I want to respond to Kristi Hines’ post entitled ‘Protecting Your Content and Your Reputation’. While she does bring up a number of very valid points, I do have a number of points to add. After all, we’ve all had different experiences, learned a variety of different things, and I think we can all learn from it.
Having Submitted Work Edited
In a recent post giving advice to site owners on hosting guest posts, I recommend site owners make writers aware of what they’re editing. Unfortunately, many of them don’t follow this advice. Now, as a writer, I have to admit it annoys the heck out of me to have work edited and cut for no reason. From a site owner’s perspective, however, I really dislike a writer freaking out when I edit their content.
Why do I do it? Several reasons, aside from spelling and grammar, there are space constraints, optimum length for my readers, to fit in with my site theme and focus, etc. It also depends if it’s my site or not. If it isn’t mine, I tend to edit out extremely controversial points for the sake of my client. Bottom line, editing is a fact of life for a writer, so if it’s vital that the content remain exactly the same, sharing content may not be for you.
Policies and Income Generation
I personally have a big beef with this one, and not Kristi’s points either. Terms and conditions are nasty if you fail to check these out before sending in work. However, there are a number of assumed laws to be aware of. For example, Australian writers hold the rights to their work even if they’ve sold it. In other countries, the rights change hands as soon as the money does. (I cover this in my contract.) You need to be just as cautious of the ‘understood’ rules as you do the printed ones. On the same hand, never assume anything. I’ve learned the hard way to always get everything in writing.
Posting your work on sites that use ad revenue are a waste of any serious writer’s time. Trust me. I’ve tried it and I’ve yet to find a method that works well with these sites save for one: mass produce a creepload of content and spread it everywhere. You’re far better off spending the time to write decent content and using it to directly market yourself via a website or blog.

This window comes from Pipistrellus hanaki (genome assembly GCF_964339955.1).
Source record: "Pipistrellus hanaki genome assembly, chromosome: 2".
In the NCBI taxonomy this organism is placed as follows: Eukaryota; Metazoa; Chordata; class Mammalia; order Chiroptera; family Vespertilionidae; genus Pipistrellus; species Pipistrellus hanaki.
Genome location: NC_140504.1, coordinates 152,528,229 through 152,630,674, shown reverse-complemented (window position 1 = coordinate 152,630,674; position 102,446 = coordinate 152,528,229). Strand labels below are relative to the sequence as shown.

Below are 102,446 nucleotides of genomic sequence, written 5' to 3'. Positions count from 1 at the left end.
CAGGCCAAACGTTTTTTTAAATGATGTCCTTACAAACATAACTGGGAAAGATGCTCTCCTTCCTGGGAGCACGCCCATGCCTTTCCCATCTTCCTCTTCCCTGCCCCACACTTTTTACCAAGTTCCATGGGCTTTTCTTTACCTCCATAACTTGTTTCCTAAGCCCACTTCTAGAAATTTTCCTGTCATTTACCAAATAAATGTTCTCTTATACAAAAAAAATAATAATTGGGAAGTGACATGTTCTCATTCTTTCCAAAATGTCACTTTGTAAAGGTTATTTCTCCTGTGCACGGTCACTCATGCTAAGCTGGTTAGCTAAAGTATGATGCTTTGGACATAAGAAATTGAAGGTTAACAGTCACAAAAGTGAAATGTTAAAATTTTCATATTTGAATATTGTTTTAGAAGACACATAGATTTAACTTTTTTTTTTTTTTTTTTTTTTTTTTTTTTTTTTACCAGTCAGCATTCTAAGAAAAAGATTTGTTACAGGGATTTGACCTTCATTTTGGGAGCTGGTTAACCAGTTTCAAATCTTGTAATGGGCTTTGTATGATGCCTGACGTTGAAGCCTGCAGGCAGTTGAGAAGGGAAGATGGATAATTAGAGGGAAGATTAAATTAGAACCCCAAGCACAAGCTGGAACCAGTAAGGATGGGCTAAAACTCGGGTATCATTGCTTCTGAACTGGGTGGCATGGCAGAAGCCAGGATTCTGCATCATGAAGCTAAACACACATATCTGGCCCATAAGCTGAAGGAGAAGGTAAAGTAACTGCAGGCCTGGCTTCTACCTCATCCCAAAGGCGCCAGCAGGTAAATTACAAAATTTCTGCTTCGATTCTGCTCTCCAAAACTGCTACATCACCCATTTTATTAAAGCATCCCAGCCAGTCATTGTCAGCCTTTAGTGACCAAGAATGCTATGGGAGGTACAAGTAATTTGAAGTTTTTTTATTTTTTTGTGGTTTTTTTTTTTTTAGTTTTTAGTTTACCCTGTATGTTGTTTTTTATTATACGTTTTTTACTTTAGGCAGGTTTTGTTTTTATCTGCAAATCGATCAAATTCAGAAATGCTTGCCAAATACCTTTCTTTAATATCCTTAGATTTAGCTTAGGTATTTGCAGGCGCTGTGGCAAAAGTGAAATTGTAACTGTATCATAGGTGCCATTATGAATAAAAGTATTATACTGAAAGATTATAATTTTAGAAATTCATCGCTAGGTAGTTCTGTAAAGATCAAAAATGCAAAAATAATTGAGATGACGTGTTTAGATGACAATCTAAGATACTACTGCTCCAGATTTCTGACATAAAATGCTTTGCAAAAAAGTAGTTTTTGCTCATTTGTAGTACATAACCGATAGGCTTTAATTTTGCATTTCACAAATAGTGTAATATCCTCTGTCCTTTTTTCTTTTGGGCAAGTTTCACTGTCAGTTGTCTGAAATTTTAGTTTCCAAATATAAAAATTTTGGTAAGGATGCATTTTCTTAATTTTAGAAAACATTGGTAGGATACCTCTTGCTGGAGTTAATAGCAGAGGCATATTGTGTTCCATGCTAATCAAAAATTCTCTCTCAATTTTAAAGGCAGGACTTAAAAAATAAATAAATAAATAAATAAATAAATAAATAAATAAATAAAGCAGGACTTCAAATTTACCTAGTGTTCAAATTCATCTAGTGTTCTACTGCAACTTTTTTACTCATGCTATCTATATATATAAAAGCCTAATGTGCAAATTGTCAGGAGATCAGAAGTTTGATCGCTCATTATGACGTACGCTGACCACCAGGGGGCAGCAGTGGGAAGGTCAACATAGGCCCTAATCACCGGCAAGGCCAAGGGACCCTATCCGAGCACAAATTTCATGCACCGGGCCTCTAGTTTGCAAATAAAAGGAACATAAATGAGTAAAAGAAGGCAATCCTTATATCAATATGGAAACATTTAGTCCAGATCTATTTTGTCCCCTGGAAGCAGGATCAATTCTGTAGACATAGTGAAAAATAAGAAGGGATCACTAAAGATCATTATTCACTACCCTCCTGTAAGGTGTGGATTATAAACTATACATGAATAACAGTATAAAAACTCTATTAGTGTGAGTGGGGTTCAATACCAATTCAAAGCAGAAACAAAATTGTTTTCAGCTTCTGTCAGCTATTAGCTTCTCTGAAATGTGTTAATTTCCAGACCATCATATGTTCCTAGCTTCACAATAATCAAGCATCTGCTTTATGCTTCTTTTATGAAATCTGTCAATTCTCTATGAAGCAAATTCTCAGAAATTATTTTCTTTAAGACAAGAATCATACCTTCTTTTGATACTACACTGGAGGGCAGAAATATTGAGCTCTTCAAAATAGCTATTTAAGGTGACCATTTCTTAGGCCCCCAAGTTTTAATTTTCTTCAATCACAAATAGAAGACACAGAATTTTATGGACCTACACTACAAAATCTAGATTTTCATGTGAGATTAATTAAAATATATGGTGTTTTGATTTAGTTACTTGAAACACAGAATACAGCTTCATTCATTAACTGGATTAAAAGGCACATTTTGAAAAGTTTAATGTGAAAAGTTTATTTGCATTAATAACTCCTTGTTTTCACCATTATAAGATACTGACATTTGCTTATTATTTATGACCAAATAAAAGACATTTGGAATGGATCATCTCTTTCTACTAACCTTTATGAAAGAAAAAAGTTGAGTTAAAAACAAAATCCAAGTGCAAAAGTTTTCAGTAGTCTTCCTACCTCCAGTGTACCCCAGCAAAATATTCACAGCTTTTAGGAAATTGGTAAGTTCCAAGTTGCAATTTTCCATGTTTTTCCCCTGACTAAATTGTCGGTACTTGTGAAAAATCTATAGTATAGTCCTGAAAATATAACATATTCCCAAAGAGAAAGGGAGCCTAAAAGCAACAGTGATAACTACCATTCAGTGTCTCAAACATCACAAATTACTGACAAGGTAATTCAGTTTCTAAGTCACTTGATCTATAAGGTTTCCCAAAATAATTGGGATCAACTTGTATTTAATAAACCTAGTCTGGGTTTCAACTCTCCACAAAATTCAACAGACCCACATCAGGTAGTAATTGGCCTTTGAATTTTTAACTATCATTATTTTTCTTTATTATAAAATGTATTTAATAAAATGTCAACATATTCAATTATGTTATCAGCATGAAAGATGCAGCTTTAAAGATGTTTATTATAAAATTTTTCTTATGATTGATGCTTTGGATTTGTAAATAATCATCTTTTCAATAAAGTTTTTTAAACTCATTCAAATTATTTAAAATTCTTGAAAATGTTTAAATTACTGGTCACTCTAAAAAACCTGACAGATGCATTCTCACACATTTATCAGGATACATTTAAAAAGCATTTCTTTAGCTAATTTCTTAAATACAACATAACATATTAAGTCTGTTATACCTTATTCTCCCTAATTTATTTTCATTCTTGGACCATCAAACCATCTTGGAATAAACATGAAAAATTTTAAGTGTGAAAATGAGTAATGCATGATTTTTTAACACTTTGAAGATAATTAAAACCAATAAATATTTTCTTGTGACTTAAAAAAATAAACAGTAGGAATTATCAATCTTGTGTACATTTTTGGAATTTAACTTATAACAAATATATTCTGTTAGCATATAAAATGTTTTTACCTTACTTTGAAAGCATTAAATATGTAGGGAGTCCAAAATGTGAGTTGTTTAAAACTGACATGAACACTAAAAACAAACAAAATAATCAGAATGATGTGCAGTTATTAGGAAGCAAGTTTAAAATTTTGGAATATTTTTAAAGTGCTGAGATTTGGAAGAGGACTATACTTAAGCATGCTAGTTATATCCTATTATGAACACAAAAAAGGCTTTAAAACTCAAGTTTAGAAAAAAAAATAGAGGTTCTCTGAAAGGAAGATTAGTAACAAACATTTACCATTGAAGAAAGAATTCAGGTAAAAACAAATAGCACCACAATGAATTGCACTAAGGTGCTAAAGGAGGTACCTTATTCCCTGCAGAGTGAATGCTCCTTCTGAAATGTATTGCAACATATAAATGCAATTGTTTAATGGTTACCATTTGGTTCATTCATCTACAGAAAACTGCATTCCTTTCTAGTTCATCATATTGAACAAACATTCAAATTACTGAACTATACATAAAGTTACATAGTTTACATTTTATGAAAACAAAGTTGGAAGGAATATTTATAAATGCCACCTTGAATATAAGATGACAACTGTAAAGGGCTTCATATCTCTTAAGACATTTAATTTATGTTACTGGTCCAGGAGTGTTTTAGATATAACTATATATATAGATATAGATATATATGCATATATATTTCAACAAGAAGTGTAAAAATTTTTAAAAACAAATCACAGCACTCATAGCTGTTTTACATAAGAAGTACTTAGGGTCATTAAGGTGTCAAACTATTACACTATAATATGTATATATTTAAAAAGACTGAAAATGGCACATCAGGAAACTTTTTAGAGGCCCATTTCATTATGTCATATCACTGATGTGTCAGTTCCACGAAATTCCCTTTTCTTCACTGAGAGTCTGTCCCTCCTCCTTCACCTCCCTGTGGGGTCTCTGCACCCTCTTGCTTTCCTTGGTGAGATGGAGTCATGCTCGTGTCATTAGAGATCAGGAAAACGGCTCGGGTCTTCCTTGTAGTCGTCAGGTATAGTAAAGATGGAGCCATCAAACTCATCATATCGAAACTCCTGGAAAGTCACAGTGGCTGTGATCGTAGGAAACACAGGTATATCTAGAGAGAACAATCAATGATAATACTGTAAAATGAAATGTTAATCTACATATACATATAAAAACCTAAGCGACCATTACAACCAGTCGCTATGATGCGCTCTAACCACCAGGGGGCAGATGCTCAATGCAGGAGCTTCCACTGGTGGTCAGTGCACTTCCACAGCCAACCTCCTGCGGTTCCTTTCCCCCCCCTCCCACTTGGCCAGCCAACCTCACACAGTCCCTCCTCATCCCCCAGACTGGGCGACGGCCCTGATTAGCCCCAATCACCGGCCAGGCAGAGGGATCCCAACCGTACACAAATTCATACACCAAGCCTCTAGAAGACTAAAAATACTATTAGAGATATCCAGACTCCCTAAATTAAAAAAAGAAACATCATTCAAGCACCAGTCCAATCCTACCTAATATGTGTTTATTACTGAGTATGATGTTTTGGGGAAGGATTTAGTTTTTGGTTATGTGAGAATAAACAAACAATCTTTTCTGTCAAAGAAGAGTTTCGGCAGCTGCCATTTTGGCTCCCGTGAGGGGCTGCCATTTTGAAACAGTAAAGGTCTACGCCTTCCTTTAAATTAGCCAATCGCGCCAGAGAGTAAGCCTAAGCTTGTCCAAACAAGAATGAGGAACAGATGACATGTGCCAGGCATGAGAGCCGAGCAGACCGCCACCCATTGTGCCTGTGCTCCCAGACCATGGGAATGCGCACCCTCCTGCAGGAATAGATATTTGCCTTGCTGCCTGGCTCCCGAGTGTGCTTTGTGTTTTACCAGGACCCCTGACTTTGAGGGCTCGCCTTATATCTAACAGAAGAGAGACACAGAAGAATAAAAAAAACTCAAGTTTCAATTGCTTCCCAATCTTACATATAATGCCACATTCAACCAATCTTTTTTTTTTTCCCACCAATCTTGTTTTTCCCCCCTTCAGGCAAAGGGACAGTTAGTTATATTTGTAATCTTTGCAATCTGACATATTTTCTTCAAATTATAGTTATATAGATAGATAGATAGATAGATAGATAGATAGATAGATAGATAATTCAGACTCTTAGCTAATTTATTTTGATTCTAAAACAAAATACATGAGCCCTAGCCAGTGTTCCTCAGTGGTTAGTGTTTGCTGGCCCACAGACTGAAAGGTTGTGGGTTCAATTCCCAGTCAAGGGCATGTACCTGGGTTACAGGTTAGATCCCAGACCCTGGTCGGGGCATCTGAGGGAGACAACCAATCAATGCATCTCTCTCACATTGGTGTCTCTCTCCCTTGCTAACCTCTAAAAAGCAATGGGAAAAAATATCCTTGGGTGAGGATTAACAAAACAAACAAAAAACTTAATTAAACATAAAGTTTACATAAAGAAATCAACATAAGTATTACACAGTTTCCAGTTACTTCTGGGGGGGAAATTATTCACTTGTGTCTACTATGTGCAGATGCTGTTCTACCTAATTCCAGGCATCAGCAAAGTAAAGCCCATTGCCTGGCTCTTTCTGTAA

So long as you’re getting something of what you consider to be equal value in return for your content, you aren’t exactly losing it. For example, links, traffic, and money are common currency in a writer’s world, and as far as I get what I agree on initially, I’m happy with that. The important thing is to make sure the tradeoff is worth it to you and that you get it in writing! Many times, I’ve traded copy for something else and not gotten it in the end. Protect yourself.
Reputation Leakage and Image
This is a huge one in some respects, but not so much in others. You are definitely judged by the company you keep. Without a doubt! However, this works in both ways. Use your access to high-end sites to your advantage, but don’t fall into the common trap of marketing to your peers either.
You gain and lose authority according to your clients, not necessarily from your peers. They pay you, and what they care about is what kind of a job you can do for them, not how many invitations you get to the next major conference or who you sit with while you’re there. Don’t underestimate the importance of complementary businesses either. These can potentially generate a large amount of profits if you play your cards right.
And while I wouldn’t get into the habit of appearing on low grade sites, I think people put a little too much emphasis on negative PR. I’ve learned there really is no such thing as bad PR so long as you deal with it the right way. The short-term damage is often far worse than the long term.
In short, treat your online business as you would a brick and mortar store. If you conduct yourself in the same way, you’ll do fine and have nothing to worry about.
March 11, 2010 at 7:14 am | For the Writer | No comment